Now as the train bears west,
Its rhythm rocks the earth,
And from my Pullman berth
I stare into the night
While others take their rest.
Bridges of iron lace,
A suddenness of trees,
A lap of mountain mist
All cross my line of sight,
Then a bleak wasted place,
And a lake below my knees.
Full on my neck I feel
The straining at a curve;
My muscles move with steel,
I wake in every nerve.
I watch a beacon swing
From dark to blazing bright;
We thunder through ravines
And gullies washed with light.
Beyond the mountain pass
Mist deepens on the pane;
We rush into a rain
That rattles double glass.
Wheels shake the roadbed stone,
The pistons jerk and shove,
I stay up half the night
To see the land I love.

Image

ABOUT THE AUTHOR: Theodore Roethke (1908-1963) is widely regarded as among the most accomplished and influential poets of his generation. Roethke’s work is characterized by its introspection, rhythm and natural imagery. He was awarded the Pulitzer Prize for poetry in 1954 for his book, The Waking, and he won the annual National Book Award for Poetry twice, in 1959 for Words for the Wind and posthumously in 1965 for The Far Field. In the November 1968 edition of the Atlantic Monthly, former U.S. Poet Laurete and author James Dickey wrote Roethke was: “…in my opinion the greatest poet this country has yet produced.” In 2012, he was featured on a United States postage stamp as one of ten great 20th Century American poets. (Source: Wikipedia.org.)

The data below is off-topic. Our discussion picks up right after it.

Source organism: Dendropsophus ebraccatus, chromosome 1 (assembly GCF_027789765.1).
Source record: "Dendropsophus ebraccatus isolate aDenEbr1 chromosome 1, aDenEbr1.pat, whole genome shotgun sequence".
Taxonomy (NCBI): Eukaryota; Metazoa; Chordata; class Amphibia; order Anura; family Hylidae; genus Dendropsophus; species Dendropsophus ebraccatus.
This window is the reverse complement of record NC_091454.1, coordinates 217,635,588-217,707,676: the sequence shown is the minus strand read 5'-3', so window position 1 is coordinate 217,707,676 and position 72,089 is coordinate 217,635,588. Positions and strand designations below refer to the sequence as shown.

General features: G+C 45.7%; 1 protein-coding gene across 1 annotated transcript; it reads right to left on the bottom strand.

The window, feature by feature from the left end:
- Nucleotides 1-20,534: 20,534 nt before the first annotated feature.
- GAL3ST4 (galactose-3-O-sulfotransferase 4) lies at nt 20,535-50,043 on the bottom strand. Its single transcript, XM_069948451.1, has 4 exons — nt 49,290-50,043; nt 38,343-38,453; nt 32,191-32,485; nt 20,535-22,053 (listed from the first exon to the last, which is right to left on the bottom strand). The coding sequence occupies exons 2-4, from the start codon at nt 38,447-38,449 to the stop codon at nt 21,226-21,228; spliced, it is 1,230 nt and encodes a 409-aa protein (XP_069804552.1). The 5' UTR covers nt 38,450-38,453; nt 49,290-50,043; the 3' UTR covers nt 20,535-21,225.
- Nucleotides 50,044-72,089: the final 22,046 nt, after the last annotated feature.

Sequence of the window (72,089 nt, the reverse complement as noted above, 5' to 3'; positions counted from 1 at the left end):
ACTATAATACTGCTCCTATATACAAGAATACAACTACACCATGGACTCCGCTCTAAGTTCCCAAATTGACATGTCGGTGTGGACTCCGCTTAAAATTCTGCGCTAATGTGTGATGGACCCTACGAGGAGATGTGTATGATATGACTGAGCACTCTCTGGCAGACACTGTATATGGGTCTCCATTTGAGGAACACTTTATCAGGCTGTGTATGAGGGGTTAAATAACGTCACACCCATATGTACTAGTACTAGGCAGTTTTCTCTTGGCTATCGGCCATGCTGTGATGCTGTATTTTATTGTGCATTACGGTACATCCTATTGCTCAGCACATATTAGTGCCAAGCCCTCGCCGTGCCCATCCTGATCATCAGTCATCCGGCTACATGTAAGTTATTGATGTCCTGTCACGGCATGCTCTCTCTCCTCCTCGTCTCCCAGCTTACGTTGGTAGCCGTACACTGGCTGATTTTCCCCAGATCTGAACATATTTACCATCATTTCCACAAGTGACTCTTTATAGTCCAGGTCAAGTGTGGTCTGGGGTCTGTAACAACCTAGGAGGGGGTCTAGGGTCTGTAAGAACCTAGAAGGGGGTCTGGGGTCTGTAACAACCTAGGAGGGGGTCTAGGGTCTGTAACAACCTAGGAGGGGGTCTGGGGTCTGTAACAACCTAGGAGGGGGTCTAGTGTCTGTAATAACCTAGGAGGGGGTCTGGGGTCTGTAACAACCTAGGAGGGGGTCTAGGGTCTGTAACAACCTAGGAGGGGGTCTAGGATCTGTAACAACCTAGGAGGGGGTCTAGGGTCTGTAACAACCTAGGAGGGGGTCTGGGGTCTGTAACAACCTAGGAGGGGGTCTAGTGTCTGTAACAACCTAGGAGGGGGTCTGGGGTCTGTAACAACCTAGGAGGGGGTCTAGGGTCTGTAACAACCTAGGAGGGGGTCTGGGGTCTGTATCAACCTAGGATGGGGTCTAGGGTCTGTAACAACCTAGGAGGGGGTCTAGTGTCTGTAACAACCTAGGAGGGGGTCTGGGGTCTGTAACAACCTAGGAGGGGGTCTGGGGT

Photo: Graphic based on “Sunset from a Moving Train” by Kirsten M. Lentoff, ALL RIGHTS RESERVED

Image
GIVING A MANICURE
by Minnie Bruce Pratt

The woman across from me looks so familiar,
but when I turn, her look glances off. At the last
subway stop we rise. I know her, she gives manicures
at Vogue Nails. She has held my hands between hers
several times. She bows and smiles. There the women
wear white smocks like technicians, and plastic tags
with their Christian names. Susan. No, not Susan,
whose hair is cropped short, who is short and stocky.
This older lady does my hands while classical music,
often Mozart, plays. People passing by outside are
doubled in the wall mirror. Two of everyone walk
forward, backward, vanish at the edge of the shop.
Susan does pedicures, pumice on my heels as I sit
on the stainless-steel throne. She bends over, she
kneads my feet in the water like laundry. She pounds
my calves with her fists and her cupped palms slap
a working beat, p’ansori style. She talks to the others
without turning her head, a call in a language shouted
hoarse across fields where a swallow flew and flew
across the ocean, and then fetched back to Korea
a magic gourd seed, back to the farmer’s empty house
where the seed flew from its beak to sprout a green vine.
When the farmer’s wife cut open the ripe fruit, out spilled